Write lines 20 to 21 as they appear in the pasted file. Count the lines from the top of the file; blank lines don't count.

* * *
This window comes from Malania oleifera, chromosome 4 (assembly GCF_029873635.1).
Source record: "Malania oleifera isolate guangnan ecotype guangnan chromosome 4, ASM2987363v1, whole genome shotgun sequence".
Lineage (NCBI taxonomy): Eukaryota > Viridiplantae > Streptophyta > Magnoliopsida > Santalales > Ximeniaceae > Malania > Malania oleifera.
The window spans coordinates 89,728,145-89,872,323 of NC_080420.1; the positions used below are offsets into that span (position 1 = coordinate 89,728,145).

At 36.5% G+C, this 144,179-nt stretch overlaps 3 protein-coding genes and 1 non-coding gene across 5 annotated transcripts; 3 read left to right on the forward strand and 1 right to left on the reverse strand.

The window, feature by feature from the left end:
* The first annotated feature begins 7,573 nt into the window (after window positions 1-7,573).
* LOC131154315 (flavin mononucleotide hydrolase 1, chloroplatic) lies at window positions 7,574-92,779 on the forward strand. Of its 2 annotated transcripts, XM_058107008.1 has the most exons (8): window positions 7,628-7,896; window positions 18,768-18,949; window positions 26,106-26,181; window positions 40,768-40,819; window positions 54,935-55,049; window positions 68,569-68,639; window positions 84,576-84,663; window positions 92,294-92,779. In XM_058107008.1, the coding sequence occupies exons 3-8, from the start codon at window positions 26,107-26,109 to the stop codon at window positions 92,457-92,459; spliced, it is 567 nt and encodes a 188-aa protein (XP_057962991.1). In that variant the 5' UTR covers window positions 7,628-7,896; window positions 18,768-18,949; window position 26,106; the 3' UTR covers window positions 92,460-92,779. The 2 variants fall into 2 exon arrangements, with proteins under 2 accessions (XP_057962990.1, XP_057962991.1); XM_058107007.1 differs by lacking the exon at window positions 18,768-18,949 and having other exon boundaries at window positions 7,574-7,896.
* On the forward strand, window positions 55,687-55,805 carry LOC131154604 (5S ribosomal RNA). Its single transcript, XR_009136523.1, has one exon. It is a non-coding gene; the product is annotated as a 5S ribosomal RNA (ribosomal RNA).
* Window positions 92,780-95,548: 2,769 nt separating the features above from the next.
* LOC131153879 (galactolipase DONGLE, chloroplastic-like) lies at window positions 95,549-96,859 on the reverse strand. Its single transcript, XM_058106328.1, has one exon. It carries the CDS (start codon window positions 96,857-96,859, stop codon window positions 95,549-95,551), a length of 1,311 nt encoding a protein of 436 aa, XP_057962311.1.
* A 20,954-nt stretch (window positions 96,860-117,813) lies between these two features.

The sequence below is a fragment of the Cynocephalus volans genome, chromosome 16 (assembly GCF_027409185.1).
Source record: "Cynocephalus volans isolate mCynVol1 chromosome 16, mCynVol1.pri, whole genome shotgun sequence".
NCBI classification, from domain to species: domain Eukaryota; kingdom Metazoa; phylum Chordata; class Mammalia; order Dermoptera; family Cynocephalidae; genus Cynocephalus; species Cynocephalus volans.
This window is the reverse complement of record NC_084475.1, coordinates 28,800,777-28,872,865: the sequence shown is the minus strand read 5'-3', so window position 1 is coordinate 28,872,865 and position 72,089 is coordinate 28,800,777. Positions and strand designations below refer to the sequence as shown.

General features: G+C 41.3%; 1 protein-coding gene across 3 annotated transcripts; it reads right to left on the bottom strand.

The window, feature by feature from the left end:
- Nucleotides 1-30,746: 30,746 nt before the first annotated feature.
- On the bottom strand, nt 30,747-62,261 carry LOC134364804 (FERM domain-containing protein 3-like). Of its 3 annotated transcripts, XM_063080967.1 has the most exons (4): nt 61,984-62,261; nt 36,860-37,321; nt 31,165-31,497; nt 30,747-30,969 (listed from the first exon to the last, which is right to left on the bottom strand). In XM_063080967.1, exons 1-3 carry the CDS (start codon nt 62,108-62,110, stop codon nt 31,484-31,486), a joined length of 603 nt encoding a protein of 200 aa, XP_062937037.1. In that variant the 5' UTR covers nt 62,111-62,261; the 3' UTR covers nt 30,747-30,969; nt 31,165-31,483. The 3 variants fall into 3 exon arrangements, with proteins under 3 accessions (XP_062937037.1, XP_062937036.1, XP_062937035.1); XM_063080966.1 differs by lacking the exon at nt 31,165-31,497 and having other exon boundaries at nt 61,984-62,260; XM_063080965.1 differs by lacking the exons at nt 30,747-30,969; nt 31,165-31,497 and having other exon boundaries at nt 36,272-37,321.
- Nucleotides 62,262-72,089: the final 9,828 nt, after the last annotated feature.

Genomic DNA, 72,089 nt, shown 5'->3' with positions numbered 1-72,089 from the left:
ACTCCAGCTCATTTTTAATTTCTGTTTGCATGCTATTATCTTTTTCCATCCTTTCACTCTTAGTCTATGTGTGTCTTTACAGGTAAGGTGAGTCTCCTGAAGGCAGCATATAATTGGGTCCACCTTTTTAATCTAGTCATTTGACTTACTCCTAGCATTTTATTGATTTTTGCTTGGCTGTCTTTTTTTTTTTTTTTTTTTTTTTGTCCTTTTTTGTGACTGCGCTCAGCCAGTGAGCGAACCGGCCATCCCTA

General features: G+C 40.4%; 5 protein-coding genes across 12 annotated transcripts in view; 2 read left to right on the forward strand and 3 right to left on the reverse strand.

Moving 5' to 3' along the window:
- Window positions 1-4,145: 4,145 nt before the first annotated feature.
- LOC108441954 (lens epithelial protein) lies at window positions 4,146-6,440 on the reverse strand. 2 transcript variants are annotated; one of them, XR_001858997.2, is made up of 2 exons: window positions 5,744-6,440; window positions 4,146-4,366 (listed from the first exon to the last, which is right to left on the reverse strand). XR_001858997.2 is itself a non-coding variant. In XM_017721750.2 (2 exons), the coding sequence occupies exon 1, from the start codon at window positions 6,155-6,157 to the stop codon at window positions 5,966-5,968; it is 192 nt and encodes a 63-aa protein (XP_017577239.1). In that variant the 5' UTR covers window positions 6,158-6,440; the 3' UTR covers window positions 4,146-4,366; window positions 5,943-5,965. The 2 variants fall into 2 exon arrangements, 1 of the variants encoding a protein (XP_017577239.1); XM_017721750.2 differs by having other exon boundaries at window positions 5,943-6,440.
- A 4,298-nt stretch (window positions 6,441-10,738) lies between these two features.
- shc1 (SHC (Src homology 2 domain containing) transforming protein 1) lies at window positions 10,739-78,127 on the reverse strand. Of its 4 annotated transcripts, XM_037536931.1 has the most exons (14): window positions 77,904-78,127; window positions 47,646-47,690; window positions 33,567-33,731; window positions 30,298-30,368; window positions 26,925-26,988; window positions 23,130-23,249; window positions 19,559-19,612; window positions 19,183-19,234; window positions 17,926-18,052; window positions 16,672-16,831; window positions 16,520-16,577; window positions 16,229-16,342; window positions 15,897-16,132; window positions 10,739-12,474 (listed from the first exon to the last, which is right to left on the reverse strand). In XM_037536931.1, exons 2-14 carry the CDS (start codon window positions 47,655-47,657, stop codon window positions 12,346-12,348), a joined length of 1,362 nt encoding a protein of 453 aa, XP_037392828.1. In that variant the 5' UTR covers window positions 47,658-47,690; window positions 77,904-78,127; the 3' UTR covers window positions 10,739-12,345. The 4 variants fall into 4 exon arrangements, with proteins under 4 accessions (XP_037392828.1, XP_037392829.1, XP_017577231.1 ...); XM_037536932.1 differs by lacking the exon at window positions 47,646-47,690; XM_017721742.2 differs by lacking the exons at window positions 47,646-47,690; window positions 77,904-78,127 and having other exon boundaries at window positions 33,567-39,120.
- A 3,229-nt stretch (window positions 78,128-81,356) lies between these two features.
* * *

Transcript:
- On the bottom strand, nt 30,747-62,261 carry LOC134364804 (FERM domain-containing protein 3-like). Of its 3 annotated transcripts, XM_063080967.1 has the most exons (4): nt 61,984-62,261; nt 36,860-37,321; nt 31,165-31,497; nt 30,747-30,969 (listed from the first exon to the last, which is right to left on the bottom strand). In XM_063080967.1, exons 1-3 carry the CDS (start codon nt 62,108-62,110, stop codon nt 31,484-31,486), a joined length of 603 nt encoding a protein of 200 aa, XP_062937037.1. In that variant the 5' UTR covers nt 62,111-62,261; the 3' UTR covers nt 30,747-30,969; nt 31,165-31,483. The 3 variants fall into 3 exon arrangements, with proteins under 3 accessions (XP_062937037.1, XP_062937036.1, XP_062937035.1); XM_063080966.1 differs by lacking the exon at nt 31,165-31,497 and having other exon boundaries at nt 61,984-62,260; XM_063080965.1 differs by lacking the exons at nt 30,747-30,969; nt 31,165-31,497 and having other exon boundaries at nt 36,272-37,321.
- Nucleotides 62,262-72,089: the final 9,828 nt, after the last annotated feature.